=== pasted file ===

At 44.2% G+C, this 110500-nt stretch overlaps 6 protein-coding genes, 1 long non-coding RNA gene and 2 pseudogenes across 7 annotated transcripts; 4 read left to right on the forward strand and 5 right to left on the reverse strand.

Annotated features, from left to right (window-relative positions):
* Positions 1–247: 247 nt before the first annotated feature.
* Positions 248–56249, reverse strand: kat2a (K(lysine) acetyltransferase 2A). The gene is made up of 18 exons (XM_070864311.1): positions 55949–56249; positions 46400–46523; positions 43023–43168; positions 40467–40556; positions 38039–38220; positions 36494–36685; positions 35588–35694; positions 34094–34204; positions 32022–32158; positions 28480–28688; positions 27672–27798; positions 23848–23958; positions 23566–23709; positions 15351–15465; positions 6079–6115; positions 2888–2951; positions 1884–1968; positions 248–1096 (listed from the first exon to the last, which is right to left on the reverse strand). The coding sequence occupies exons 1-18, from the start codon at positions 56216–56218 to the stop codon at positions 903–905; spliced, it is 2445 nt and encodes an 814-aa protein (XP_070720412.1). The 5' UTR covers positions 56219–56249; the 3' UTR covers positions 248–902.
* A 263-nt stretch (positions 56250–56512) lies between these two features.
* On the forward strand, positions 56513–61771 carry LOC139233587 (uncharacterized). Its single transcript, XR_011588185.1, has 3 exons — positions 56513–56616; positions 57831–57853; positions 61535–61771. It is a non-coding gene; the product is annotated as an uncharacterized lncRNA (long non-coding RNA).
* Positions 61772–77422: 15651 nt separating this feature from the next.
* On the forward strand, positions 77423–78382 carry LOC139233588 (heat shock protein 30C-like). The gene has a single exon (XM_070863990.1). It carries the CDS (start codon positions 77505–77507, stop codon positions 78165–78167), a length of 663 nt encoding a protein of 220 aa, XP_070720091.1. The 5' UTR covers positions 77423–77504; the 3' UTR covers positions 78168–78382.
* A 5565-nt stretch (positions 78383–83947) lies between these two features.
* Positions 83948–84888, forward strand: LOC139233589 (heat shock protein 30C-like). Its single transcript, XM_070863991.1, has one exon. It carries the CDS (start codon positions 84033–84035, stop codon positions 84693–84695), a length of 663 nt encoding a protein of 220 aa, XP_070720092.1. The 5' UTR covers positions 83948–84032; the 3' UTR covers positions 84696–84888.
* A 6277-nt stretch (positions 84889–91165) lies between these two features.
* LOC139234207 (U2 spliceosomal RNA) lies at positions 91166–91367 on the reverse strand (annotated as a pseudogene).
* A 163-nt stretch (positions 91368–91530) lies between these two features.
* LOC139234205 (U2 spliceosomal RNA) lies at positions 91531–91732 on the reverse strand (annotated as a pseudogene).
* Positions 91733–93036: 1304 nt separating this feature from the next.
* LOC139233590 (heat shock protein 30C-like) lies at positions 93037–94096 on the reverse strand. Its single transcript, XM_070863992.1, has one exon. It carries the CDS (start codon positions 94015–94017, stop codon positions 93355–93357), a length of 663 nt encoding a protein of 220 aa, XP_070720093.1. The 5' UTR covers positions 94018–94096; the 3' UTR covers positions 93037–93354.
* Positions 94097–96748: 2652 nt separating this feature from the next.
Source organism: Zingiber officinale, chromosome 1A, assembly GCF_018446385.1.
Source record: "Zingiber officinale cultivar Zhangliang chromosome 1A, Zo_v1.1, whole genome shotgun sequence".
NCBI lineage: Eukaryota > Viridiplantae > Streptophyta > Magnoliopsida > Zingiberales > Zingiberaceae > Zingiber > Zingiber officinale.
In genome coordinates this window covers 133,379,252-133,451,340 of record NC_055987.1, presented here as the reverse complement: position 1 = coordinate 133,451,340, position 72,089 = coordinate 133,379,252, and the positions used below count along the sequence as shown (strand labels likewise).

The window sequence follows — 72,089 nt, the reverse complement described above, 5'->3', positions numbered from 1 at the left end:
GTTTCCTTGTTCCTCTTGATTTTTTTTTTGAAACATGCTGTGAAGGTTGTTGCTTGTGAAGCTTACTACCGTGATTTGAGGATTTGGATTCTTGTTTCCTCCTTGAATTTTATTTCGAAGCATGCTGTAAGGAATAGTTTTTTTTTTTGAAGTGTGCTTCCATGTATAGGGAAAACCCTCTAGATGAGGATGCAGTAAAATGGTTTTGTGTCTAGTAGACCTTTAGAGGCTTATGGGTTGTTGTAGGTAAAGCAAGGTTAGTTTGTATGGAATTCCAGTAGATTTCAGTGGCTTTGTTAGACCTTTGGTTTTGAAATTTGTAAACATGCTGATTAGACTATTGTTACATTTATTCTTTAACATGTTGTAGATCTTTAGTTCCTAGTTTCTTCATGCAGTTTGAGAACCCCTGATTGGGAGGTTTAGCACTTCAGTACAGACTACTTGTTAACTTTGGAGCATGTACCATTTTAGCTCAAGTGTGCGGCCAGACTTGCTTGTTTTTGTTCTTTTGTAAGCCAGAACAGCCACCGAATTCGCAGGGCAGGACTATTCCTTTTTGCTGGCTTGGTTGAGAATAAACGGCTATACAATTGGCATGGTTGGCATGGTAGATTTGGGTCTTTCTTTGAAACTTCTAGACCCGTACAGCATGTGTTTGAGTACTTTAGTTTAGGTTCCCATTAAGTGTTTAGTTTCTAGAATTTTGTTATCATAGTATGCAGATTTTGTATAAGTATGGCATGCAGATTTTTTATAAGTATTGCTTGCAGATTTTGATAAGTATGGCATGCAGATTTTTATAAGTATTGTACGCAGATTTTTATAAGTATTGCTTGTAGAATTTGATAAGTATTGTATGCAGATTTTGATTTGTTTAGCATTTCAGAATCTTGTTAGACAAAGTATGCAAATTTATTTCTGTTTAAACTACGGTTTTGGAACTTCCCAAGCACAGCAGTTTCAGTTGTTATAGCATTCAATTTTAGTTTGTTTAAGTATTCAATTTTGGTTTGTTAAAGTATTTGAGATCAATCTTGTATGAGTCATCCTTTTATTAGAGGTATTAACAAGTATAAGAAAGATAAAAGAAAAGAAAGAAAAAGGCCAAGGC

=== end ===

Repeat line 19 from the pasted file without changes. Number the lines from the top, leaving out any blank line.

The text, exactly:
Source record: "Zingiber officinale cultivar Zhangliang chromosome 1A, Zo_v1.1, whole genome shotgun sequence".